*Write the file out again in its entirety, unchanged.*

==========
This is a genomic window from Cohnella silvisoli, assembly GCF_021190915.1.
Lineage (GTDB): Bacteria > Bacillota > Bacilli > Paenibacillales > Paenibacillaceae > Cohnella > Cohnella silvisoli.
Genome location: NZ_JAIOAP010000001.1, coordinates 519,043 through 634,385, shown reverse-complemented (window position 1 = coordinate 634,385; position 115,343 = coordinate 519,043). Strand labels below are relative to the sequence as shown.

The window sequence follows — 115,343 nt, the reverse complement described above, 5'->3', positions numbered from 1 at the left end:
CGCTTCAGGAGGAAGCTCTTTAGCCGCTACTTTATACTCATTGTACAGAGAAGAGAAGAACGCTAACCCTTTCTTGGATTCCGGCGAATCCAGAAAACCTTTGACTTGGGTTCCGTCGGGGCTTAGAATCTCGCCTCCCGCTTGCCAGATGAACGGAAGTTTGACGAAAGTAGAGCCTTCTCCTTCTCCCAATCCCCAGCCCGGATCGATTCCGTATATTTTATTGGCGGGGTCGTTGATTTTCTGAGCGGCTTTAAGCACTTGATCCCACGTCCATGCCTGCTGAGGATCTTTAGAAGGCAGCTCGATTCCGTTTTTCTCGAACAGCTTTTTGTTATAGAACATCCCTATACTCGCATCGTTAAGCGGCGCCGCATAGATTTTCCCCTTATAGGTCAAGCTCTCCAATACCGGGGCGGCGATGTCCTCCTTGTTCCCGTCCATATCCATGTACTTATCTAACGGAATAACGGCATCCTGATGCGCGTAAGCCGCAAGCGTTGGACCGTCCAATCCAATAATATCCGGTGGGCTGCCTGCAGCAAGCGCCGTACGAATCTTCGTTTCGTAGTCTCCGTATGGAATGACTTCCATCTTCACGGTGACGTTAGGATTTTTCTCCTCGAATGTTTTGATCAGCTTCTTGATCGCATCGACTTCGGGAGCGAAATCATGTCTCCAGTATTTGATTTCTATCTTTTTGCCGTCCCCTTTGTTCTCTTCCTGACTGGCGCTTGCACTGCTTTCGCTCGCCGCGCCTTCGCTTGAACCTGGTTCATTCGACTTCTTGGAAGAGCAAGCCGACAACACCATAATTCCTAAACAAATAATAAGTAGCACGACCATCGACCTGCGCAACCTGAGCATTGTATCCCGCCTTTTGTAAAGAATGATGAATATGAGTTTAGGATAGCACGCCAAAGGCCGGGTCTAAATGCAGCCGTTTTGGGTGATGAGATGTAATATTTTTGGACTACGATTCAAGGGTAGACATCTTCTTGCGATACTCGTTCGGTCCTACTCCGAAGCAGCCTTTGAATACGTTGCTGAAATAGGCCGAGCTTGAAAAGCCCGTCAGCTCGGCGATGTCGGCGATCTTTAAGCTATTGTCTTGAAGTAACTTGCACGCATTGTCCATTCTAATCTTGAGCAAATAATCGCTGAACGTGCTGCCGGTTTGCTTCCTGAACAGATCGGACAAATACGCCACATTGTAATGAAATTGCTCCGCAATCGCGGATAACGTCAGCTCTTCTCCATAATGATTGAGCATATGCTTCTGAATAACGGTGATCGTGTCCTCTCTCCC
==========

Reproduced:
This is a genomic window from Cohnella silvisoli, assembly GCF_021190915.1.
Lineage (GTDB): Bacteria > Bacillota > Bacilli > Paenibacillales > Paenibacillaceae > Cohnella > Cohnella silvisoli.
Genome location: NZ_JAIOAP010000001.1, coordinates 519,043 through 634,385, shown reverse-complemented (window position 1 = coordinate 634,385; position 115,343 = coordinate 519,043). Strand labels below are relative to the sequence as shown.

The window sequence follows — 115,343 nt, the reverse complement described above, 5'->3', positions numbered from 1 at the left end:
CGCTTCAGGAGGAAGCTCTTTAGCCGCTACTTTATACTCATTGTACAGAGAAGAGAAGAACGCTAACCCTTTCTTGGATTCCGGCGAATCCAGAAAACCTTTGACTTGGGTTCCGTCGGGGCTTAGAATCTCGCCTCCCGCTTGCCAGATGAACGGAAGTTTGACGAAAGTAGAGCCTTCTCCTTCTCCCAATCCCCAGCCCGGATCGATTCCGTATATTTTATTGGCGGGGTCGTTGATTTTCTGAGCGGCTTTAAGCACTTGATCCCACGTCCATGCCTGCTGAGGATCTTTAGAAGGCAGCTCGATTCCGTTTTTCTCGAACAGCTTTTTGTTATAGAACATCCCTATACTCGCATCGTTAAGCGGCGCCGCATAGATTTTCCCCTTATAGGTCAAGCTCTCCAATACCGGGGCGGCGATGTCCTCCTTGTTCCCGTCCATATCCATGTACTTATCTAACGGAATAACGGCATCCTGATGCGCGTAAGCCGCAAGCGTTGGACCGTCCAATCCAATAATATCCGGTGGGCTGCCTGCAGCAAGCGCCGTACGAATCTTCGTTTCGTAGTCTCCGTATGGAATGACTTCCATCTTCACGGTGACGTTAGGATTTTTCTCCTCGAATGTTTTGATCAGCTTCTTGATCGCATCGACTTCGGGAGCGAAATCATGTCTCCAGTATTTGATTTCTATCTTTTTGCCGTCCCCTTTGTTCTCTTCCTGACTGGCGCTTGCACTGCTTTCGCTCGCCGCGCCTTCGCTTGAACCTGGTTCATTCGACTTCTTGGAAGAGCAAGCCGACAACACCATAATTCCTAAACAAATAATAAGTAGCACGACCATCGACCTGCGCAACCTGAGCATTGTATCCCGCCTTTTGTAAAGAATGATGAATATGAGTTTAGGATAGCACGCCAAAGGCCGGGTCTAAATGCAGCCGTTTTGGGTGATGAGATGTAATATTTTTGGACTACGATTCAAGGGTAGACATCTTCTTGCGATACTCGTTCGGTCCTACTCCGAAGCAGCCTTTGAATACGTTGCTGAAATAGGCCGAGCTTGAAAAGCCCGTCAGCTCGGCGATGTCGGCGATCTTTAAGCTATTGTCTTGAAGTAACTTGCACGCATTGTCCATTCTAATCTTGAGCAAATAATCGCTGAACGTGCTGCCGGTTTGCTTCCTGAACAGATCGGACAAATACGCCACATTGTAATGAAATTGCTCCGCAATCGCGGATAACGTCAGCTCTTCTCCATAATGATTGAGCATATGCTTCTGAATAACGGTGATCGTGTCCTCTCTCCC